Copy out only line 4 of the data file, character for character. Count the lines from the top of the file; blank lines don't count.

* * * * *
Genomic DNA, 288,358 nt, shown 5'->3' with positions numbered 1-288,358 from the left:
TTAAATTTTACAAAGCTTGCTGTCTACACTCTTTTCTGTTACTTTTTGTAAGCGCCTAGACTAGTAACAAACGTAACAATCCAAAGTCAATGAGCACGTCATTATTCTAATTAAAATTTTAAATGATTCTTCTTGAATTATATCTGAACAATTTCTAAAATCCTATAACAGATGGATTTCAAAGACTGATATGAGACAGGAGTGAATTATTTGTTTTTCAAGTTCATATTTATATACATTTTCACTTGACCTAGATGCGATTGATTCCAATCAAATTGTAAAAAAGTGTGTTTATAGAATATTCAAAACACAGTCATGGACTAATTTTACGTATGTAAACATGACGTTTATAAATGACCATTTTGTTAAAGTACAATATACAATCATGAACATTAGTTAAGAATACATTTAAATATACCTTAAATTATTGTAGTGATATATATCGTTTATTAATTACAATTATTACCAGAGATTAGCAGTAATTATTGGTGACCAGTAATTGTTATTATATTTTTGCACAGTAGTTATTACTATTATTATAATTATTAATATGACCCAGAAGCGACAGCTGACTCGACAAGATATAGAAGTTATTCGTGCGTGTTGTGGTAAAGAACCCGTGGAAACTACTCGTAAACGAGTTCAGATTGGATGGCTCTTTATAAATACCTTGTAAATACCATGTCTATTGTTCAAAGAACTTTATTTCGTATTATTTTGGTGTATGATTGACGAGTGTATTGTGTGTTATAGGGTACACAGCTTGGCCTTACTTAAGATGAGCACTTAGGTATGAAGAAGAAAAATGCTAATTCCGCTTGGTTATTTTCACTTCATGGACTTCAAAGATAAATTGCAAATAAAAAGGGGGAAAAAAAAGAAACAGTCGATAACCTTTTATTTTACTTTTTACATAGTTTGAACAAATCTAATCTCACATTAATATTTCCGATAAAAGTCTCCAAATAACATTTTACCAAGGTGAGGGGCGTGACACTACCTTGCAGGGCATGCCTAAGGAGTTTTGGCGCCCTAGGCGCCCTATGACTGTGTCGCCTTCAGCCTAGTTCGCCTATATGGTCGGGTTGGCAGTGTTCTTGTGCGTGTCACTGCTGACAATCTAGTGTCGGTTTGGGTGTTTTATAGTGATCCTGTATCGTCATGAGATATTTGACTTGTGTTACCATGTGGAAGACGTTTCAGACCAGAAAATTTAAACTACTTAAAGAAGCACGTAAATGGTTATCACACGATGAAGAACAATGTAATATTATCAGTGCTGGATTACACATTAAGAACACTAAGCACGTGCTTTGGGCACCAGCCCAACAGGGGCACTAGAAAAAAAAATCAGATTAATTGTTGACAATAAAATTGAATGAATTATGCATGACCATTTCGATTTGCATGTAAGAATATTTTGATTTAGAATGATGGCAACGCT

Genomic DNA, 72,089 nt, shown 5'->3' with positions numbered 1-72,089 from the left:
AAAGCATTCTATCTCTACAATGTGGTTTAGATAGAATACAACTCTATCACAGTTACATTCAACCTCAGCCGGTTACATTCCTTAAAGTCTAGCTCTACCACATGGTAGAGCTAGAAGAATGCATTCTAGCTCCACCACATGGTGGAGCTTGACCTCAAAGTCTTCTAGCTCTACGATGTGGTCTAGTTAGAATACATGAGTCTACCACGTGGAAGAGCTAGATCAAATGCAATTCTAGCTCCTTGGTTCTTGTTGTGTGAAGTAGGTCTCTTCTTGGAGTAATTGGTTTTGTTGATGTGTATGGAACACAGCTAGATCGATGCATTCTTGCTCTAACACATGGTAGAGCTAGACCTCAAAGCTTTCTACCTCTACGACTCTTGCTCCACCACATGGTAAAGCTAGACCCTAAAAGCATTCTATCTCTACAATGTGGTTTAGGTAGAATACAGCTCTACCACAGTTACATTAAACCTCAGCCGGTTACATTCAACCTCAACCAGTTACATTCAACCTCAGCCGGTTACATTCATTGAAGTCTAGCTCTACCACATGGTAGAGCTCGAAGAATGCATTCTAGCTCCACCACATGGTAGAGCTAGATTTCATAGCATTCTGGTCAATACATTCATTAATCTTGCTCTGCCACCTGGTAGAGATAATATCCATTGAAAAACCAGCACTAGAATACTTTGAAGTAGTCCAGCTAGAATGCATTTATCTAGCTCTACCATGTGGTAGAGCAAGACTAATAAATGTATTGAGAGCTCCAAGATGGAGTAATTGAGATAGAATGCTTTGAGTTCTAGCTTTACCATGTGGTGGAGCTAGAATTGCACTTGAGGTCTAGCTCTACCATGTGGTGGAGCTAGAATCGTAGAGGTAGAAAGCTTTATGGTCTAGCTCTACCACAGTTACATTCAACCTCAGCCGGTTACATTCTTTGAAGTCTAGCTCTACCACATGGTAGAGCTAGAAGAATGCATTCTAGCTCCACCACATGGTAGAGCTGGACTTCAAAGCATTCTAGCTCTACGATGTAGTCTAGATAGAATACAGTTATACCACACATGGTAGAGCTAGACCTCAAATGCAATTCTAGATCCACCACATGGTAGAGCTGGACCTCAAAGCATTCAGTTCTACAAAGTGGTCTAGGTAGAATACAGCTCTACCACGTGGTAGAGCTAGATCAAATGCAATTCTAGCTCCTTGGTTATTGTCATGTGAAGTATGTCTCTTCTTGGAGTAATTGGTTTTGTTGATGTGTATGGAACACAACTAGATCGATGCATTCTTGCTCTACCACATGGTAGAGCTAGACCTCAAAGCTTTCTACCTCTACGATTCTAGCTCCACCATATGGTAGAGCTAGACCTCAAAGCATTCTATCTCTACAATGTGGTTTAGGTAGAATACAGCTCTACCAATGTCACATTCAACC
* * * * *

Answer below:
AAAGCATTCTATCTCTACAATGTGGTTTAGATAGAATACAACTCTATCACAGTTACATTCAACCTCAGCCGGTTACATTCCTTAAAGTCTAGCTCTACCACATGGTAGAGCTAGAAGAATGCATTCTAGCTCCACCACATGGTGGAGCTTGACCTCAAAGTCTTCTAGCTCTACGATGTGGTCTAGTTAGAATACATGAGTCTACCACGTGGAAGAGCTAGATCAAATGCAATTCTAGCTCCTTGGTTCTTGTTGTGTGAAGTAGGTCTCTTCTTGGAGTAATTGGTTTTGTTGATGTGTATGGAACACAGCTAGATCGATGCATTCTTGCTCTAACACATGGTAGAGCTAGACCTCAAAGCTTTCTACCTCTACGACTCTTGCTCCACCACATGGTAAAGCTAGACCCTAAAAGCATTCTATCTCTACAATGTGGTTTAGGTAGAATACAGCTCTACCACAGTTACATTAAACCTCAGCCGGTTACATTCAACCTCAACCAGTTACATTCAACCTCAGCCGGTTACATTCATTGAAGTCTAGCTCTACCACATGGTAGAGCTCGAAGAATGCATTCTAGCTCCACCACATGGTAGAGCTAGATTTCATAGCATTCTGGTCAATACATTCATTAATCTTGCTCTGCCACCTGGTAGAGATAATATCCATTGAAAAACCAGCACTAGAATACTTTGAAGTAGTCCAGCTAGAATGCATTTATCTAGCTCTACCATGTGGTAGAGCAAGACTAATAAATGTATTGAGAGCTCCAAGATGGAGTAATTGAGATAGAATGCTTTGAGTTCTAGCTTTACCATGTGGTGGAGCTAGAATTGCACTTGAGGTCTAGCTCTACCATGTGGTGGAGCTAGAATCGTAGAGGTAGAAAGCTTTATGGTCTAGCTCTACCACAGTTACATTCAACCTCAGCCGGTTACATTCTTTGAAGTCTAGCTCTACCACATGGTAGAGCTAGAAGAATGCATTCTAGCTCCACCACATGGTAGAGCTGGACTTCAAAGCATTCTAGCTCTACGATGTAGTCTAGATAGAATACAGTTATACCACACATGGTAGAGCTAGACCTCAAATGCAATTCTAGATCCACCACATGGTAGAGCTGGACCTCAAAGCATTCAGTTCTACAAAGTGGTCTAGGTAGAATACAGCTCTACCACGTGGTAGAGCTAGATCAAATGCAATTCTAGCTCCTTGGTTATTGTCATGTGAAGTATGTCTCTTCTTGGAGTAATTGGTTTTGTTGATGTGTATGGAACACAACTAGATCGATGCATTCTTGCTCTACCACATGGTAGAGCTAGACCTCAAAGCTTTCTACCTCTACGATTCTAGCTCCACCATATGGTAGAGCTAGACCTCAAAGCATTCTATCTCTACAATGTGGTTTAGGTAGAATACAGCTCTACCAATGTCACATTCAACC